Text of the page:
With the IPO, we were doing something unprecedented by taking the company public in a way that had never been done before, and that was really exciting. Our ability to attempt this unique approach dovetails nicely into another one of our strengths, Spotify’s ability to think about things differently, take risks, and innovate. It stems from Daniel’s leadership and the way the company is set up. Of course, it would have never been possible without Barry McCarthy (Spotify’s prior CFO) and his vision for re-inventing the process of going public.
What I think was great about the way we went public was that we wanted to be fully transparent, giving all investors—not just the big investors, but all investors—the same access to information. It was having an investor day before we were public where we could share the company’s vision widely to everyone at once, and it was having that message delivered by the senior leadership team. This is quite different from a traditional IPO where only select investors can have that access to your senior management. So all of the transparency we talk about internally, we lived it. Going public via our direct listing was one of the most rewarding moments of my time at Spotify and also crystalized our commitment to transparency with our employees and investors.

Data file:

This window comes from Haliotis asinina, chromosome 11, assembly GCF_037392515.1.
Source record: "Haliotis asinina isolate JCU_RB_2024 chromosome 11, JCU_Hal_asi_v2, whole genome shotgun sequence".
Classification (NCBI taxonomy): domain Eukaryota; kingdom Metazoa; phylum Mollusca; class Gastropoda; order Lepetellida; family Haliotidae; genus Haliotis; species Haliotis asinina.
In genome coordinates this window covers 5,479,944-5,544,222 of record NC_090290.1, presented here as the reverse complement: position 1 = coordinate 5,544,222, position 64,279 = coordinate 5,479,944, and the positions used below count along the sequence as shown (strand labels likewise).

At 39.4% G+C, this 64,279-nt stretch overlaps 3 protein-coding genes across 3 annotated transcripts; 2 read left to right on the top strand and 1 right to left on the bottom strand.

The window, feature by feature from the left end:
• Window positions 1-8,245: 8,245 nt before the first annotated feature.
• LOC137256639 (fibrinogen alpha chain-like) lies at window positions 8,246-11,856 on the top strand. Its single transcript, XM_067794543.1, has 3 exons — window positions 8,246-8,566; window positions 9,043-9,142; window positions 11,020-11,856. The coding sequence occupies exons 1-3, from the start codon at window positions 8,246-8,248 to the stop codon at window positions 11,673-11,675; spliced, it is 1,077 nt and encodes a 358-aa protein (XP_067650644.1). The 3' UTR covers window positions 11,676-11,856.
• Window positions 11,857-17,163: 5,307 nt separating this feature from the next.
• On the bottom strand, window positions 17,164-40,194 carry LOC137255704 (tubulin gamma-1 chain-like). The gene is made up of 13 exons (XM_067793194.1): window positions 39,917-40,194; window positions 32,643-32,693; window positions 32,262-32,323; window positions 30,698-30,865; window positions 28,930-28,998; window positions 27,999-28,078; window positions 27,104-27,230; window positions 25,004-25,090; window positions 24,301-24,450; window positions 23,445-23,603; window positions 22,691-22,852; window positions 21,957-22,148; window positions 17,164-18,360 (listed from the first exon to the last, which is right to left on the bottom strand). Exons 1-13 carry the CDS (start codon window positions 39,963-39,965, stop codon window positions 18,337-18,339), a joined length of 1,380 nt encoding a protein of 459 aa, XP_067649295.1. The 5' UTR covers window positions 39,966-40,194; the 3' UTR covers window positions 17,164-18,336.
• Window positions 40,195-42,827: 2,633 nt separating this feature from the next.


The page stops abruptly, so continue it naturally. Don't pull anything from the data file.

Now it’s a new year, new decade, new role. What excites you most about the road ahead, whether it’s long term or short term?
The opportunity to expose even more artists and creators, and not just music, but now all of audio, to even more people is massive. The opportunity is even bigger now than I thought it was when I first stepped in the door. I think we’ve only just scratched the surface of our potential. There is still tremendous opportunity to expand our user base. There’s no reason why every smartphone in the world shouldn’t have a streaming music/audio service on it. And there’s no reason why that service shouldn’t be Spotify.
What are some of the challenges or headwinds Spotify may face in the next 12 months or so?
Long term, as you get bigger as a company, being able to continually act as fast as you’d like is a challenge. I think it’s incumbent upon the leadership team to make sure we dedicate resources efficiently and effectively to allow us to innovate, grow, and take risks. That’s number one.